Lowest unemployment rate since 1975!
UK unemployment fell to its lowest rate since 1975 during the quarter to February 2018, as average wages overtook inflation for the first time in a year – but the data masks underlying problems with the UK workforce, including the growing number of insecure jobs, experts have said.
Figures released by the Office for National Statistics (ONS) confirmed industry expectations that a slight increase in wage growth – a 2.8% rise for both total and regular pay – meant pay growth was now exceeding inflation after a long period of falling below it.
The unemployment rate in the three months to February 2018 dropped to 4.2%, the lowest in more than 30 years, while employment levels climbed to a record high of 75.4%, although this raised questions around the security and quality of such employment.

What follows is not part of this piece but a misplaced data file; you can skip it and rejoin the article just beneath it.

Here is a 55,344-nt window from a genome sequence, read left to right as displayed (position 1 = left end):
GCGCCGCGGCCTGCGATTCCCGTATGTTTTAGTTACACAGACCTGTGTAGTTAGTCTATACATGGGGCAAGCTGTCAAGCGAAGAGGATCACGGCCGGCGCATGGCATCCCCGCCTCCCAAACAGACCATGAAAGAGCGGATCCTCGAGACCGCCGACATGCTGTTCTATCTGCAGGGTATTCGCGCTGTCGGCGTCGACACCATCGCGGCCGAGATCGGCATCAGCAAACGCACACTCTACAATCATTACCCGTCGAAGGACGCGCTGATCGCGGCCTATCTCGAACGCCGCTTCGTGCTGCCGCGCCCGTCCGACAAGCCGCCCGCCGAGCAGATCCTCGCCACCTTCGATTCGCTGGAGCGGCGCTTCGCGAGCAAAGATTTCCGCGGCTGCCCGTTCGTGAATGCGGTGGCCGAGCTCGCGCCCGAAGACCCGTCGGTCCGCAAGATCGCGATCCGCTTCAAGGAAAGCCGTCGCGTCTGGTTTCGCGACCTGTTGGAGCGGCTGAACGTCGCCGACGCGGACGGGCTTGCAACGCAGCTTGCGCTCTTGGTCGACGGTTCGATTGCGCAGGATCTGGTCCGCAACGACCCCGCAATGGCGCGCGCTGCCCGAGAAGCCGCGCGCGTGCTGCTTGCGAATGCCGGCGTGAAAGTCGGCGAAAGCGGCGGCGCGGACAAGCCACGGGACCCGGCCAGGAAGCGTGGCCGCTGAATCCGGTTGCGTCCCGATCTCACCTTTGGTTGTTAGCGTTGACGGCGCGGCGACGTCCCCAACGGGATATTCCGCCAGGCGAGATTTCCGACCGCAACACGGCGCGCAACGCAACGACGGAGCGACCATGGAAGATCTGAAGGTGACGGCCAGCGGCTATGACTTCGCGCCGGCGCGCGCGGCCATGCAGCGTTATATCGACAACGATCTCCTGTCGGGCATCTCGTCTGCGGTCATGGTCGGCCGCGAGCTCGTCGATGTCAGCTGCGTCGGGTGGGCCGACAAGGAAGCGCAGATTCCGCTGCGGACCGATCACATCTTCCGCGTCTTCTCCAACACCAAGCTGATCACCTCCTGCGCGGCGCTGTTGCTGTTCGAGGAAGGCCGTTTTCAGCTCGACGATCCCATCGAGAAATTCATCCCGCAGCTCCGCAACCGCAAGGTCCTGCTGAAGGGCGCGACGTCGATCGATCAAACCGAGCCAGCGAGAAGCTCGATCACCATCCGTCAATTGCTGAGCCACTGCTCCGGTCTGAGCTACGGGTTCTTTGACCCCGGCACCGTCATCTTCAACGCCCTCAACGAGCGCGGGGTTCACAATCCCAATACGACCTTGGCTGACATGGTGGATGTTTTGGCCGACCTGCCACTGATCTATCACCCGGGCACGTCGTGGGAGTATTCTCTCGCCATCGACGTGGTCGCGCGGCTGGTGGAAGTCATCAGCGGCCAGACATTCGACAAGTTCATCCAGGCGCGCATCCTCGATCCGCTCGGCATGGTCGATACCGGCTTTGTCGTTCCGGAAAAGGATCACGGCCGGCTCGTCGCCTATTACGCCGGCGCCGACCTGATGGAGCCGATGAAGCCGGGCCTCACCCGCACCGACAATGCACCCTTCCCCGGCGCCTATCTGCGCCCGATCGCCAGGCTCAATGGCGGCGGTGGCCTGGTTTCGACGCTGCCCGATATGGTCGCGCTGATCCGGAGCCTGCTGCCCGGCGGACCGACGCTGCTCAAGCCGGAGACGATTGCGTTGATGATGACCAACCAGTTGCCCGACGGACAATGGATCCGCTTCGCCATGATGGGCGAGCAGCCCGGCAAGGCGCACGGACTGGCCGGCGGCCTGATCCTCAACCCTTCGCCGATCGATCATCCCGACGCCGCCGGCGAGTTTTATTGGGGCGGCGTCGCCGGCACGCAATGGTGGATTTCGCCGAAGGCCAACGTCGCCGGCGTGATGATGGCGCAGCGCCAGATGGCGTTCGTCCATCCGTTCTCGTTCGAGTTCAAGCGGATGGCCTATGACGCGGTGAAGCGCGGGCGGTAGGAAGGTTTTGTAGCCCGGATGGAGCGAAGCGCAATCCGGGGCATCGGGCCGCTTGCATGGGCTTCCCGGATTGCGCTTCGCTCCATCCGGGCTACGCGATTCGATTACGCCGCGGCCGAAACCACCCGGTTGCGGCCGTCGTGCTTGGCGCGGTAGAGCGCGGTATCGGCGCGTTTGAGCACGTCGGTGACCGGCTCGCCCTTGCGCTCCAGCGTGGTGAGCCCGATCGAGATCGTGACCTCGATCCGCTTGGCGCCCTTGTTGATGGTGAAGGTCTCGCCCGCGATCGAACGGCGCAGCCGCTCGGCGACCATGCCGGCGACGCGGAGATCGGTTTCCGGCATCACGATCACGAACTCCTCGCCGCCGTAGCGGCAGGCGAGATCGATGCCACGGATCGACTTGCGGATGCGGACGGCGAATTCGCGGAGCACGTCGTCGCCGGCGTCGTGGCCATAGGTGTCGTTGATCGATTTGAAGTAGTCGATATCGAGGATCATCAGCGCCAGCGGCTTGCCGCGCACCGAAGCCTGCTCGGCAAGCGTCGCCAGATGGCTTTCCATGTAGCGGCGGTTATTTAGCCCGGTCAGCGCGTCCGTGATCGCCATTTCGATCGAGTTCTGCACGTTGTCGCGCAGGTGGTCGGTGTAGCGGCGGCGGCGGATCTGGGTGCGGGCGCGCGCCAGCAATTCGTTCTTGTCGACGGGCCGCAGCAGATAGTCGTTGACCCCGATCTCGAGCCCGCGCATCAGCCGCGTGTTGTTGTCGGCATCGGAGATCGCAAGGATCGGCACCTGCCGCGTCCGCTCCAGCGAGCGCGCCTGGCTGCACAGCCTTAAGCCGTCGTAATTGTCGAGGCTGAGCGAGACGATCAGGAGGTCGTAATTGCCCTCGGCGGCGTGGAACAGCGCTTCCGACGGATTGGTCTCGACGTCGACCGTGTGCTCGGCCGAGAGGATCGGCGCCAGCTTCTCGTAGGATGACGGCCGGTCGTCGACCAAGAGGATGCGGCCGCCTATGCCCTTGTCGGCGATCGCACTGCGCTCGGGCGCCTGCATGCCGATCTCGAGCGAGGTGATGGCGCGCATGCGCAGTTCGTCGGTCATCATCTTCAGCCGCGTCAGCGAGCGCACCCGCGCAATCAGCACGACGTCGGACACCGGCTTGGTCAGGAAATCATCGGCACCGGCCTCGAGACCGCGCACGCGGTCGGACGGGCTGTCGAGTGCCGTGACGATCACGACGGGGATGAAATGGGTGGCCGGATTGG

Average regular pay excluding bonuses for UK workers over the period was £483 per week before pay deductions, in comparison to £469 a week the same time the previous year.
Average total pay including bonuses was £513 a week before pay deductions, a small rise from £501 per week a year earlier. Both regular and total pay therefore increased by 2.8 per cent between the three months to February 2017 and the three months to February 2018.
But while skills shortages may force wages up slightly as companies compete against each other for top talent, the rising numbers of workers with insecure employment are unlikely to benefit from long-term pay rises.